1 He had called in Camden Place; had called a second time, a third; had been pointedly attentive.
2 She was put down in Camden Place; and Lady Russell then drove to her own lodgings, in Rivers Street.
3 Anne had called several times on her friend, before the existence of such a person was known in Camden Place.
4 Lady Russell's composed mind and polite manners were put to some trial on this point, in her intercourse in Camden Place.
5 Even if he did not come to Camden Place himself, it would be in her power to send an intelligible sentence by Captain Harville.
6 He was invited again to Camden Place the very evening of his return; but from Thursday to Saturday evening his absence was certain.
7 Miss Carteret was with her mother; consequently it was not reasonable to expect accommodation for all the three Camden Place ladies.
8 Miss Carteret, with still less to say, was so plain and so awkward, that she would never have been tolerated in Camden Place but for her birth.
9 Anne would have been particularly obliged to her cousin, if he would have walked by her side all the way to Camden Place, without saying a word.
10 Prettier musings of high-wrought love and eternal constancy, could never have passed along the streets of Bath, than Anne was sporting with from Camden Place to Westgate Buildings.
11 Sir Walter had taken a very good house in Camden Place, a lofty dignified situation, such as becomes a man of consequence; and both he and Elizabeth were settled there, much to their satisfaction.
12 He saw you then at Lyme, and liked you so well as to be exceedingly pleased to meet with you again in Camden Place, as Miss Anne Elliot, and from that moment, I have no doubt, had a double motive in his visits there.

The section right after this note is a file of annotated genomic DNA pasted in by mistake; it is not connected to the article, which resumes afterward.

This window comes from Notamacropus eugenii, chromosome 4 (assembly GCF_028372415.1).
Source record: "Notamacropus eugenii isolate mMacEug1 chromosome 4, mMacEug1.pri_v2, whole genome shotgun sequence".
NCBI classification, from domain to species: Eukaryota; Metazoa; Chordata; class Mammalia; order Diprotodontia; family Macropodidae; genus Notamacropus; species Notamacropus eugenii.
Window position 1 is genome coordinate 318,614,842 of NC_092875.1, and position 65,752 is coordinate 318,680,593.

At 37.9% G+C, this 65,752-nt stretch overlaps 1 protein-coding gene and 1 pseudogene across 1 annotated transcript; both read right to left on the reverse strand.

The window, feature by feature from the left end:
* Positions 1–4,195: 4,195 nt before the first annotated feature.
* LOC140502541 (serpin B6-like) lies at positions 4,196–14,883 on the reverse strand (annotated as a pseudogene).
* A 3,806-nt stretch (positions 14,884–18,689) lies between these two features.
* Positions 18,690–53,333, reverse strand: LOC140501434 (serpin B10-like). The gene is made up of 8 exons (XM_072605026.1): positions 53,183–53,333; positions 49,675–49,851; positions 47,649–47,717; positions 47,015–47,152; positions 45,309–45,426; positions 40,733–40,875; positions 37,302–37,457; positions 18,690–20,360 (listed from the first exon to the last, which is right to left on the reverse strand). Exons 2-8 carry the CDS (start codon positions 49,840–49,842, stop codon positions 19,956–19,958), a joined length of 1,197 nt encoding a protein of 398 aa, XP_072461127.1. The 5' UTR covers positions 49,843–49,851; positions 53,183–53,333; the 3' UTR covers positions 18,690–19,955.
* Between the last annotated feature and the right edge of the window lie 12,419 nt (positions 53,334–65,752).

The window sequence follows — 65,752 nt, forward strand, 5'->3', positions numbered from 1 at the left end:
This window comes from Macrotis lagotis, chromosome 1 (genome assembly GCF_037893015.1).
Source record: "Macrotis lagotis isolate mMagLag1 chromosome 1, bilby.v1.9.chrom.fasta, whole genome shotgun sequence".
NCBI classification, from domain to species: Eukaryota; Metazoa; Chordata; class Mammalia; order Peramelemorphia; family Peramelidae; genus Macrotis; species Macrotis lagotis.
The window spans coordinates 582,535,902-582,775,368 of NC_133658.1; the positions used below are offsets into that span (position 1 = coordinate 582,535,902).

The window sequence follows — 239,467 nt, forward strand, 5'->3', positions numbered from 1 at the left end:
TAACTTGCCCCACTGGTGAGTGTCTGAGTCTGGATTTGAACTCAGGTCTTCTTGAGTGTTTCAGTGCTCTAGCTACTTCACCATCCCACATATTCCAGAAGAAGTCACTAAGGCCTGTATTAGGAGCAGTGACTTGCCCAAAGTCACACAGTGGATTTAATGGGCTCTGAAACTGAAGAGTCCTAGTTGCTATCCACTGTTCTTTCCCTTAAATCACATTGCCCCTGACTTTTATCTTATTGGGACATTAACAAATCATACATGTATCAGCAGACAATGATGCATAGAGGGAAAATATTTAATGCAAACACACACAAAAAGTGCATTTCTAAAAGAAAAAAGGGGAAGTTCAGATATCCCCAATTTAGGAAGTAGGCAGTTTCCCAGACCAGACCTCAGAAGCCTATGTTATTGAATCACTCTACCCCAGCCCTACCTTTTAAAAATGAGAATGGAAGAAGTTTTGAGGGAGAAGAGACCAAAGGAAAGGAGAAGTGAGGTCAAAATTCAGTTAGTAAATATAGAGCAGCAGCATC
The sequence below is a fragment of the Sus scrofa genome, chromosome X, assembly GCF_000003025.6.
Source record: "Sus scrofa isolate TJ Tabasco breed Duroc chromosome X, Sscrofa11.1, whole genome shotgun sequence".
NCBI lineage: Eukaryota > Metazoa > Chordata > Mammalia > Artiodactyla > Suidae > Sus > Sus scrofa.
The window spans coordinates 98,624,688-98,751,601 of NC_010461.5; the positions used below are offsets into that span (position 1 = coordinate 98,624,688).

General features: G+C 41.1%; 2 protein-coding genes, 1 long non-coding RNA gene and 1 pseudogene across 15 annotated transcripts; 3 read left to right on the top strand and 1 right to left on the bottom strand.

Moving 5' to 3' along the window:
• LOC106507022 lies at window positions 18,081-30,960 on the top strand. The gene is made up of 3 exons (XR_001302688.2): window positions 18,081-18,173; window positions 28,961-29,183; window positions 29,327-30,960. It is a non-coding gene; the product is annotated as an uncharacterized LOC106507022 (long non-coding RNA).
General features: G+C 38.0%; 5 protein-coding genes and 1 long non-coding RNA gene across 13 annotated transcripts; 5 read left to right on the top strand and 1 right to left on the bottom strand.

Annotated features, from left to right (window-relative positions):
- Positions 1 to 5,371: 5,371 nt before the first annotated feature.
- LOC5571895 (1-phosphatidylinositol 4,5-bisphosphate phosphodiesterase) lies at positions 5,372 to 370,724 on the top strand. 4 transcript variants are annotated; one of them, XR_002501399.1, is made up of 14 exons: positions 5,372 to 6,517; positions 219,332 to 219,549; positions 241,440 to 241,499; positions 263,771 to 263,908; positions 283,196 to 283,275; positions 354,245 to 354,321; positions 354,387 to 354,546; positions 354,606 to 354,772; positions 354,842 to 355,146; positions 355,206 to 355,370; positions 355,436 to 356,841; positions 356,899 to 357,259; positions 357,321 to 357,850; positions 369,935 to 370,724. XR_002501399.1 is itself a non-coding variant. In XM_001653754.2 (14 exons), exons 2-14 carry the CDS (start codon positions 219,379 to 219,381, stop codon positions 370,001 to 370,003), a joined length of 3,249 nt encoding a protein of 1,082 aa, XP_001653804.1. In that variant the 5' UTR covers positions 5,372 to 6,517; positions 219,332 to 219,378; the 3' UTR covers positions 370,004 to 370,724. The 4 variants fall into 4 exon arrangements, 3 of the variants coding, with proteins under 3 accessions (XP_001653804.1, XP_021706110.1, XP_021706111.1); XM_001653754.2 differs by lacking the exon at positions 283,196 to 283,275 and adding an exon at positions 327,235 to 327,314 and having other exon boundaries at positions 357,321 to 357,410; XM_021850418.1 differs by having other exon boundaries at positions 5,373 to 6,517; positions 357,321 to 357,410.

13 Their house was undoubtedly the best in Camden Place; their drawing-rooms had many decided advantages over all the others which they had either seen or heard of, and the superiority was not less in the style of the fitting-up, or the taste of the furniture.
14 Mr Elliot had called repeatedly, had dined with them once, evidently delighted by the distinction of being asked, for they gave no dinners in general; delighted, in short, by every proof of cousinly notice, and placing his whole happiness in being on intimate terms in Camden Place.
15 When Lady Russell not long afterwards, was entering Bath on a wet afternoon, and driving through the long course of streets from the Old Bridge to Camden Place, amidst the dash of other carriages, the heavy rumble of carts and drays, the bawling of newspapermen, muffin-men and milkmen, and the ceaseless clink of pattens, she made no complaint.
16 Charles and Mary still talked on in the same style; he, half serious and half jesting, maintaining the scheme for the play, and she, invariably serious, most warmly opposing it, and not omitting to make it known that, however determined to go to Camden Place herself, she should not think herself very well used, if they went to the play without her.
17 Mary was in excellent spirits, enjoying the gaiety and the change, and so well satisfied with the journey in her mother-in-law's carriage with four horses, and with her own complete independence of Camden Place, that she was exactly in a temper to admire everything as she ought, and enter most readily into all the superiorities of the house, as they were detailed to her.